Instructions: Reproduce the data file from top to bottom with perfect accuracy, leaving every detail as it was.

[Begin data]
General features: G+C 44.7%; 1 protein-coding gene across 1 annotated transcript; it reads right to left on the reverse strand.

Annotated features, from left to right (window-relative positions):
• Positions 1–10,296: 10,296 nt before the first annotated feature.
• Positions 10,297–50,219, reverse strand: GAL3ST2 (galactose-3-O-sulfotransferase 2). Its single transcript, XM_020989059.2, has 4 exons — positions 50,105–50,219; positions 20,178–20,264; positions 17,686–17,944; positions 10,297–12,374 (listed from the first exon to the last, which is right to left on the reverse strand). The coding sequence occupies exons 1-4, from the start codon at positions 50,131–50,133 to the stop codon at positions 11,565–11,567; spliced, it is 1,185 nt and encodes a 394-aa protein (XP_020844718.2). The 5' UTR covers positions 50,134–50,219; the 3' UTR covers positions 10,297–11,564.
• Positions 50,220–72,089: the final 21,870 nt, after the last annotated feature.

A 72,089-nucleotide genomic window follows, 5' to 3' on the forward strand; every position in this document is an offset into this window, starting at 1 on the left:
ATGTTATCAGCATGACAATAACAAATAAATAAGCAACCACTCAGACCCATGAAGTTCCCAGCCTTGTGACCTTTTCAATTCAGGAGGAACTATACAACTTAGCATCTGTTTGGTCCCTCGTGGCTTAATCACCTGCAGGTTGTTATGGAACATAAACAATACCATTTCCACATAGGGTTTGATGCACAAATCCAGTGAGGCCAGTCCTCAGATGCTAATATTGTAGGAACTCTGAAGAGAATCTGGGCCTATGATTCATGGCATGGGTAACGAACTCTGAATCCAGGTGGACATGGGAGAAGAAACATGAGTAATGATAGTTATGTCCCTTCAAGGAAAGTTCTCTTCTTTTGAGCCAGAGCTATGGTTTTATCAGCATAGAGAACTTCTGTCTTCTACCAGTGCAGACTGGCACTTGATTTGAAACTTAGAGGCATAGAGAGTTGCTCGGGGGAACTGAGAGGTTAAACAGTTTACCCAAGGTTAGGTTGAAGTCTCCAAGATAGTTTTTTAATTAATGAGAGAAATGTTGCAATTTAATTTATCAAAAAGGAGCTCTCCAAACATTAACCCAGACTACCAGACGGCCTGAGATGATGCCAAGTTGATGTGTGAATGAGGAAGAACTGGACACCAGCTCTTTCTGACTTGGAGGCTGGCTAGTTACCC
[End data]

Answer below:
General features: G+C 44.7%; 1 protein-coding gene across 1 annotated transcript; it reads right to left on the reverse strand.

Annotated features, from left to right (window-relative positions):
• Positions 1–10,296: 10,296 nt before the first annotated feature.
• Positions 10,297–50,219, reverse strand: GAL3ST2 (galactose-3-O-sulfotransferase 2). Its single transcript, XM_020989059.2, has 4 exons — positions 50,105–50,219; positions 20,178–20,264; positions 17,686–17,944; positions 10,297–12,374 (listed from the first exon to the last, which is right to left on the reverse strand). The coding sequence occupies exons 1-4, from the start codon at positions 50,131–50,133 to the stop codon at positions 11,565–11,567; spliced, it is 1,185 nt and encodes a 394-aa protein (XP_020844718.2). The 5' UTR covers positions 50,134–50,219; the 3' UTR covers positions 10,297–11,564.
• Positions 50,220–72,089: the final 21,870 nt, after the last annotated feature.

A 72,089-nucleotide genomic window follows, 5' to 3' on the forward strand; every position in this document is an offset into this window, starting at 1 on the left:
ATGTTATCAGCATGACAATAACAAATAAATAAGCAACCACTCAGACCCATGAAGTTCCCAGCCTTGTGACCTTTTCAATTCAGGAGGAACTATACAACTTAGCATCTGTTTGGTCCCTCGTGGCTTAATCACCTGCAGGTTGTTATGGAACATAAACAATACCATTTCCACATAGGGTTTGATGCACAAATCCAGTGAGGCCAGTCCTCAGATGCTAATATTGTAGGAACTCTGAAGAGAATCTGGGCCTATGATTCATGGCATGGGTAACGAACTCTGAATCCAGGTGGACATGGGAGAAGAAACATGAGTAATGATAGTTATGTCCCTTCAAGGAAAGTTCTCTTCTTTTGAGCCAGAGCTATGGTTTTATCAGCATAGAGAACTTCTGTCTTCTACCAGTGCAGACTGGCACTTGATTTGAAACTTAGAGGCATAGAGAGTTGCTCGGGGGAACTGAGAGGTTAAACAGTTTACCCAAGGTTAGGTTGAAGTCTCCAAGATAGTTTTTTAATTAATGAGAGAAATGTTGCAATTTAATTTATCAAAAAGGAGCTCTCCAAACATTAACCCAGACTACCAGACGGCCTGAGATGATGCCAAGTTGATGTGTGAATGAGGAAGAACTGGACACCAGCTCTTTCTGACTTGGAGGCTGGCTAGTTACCC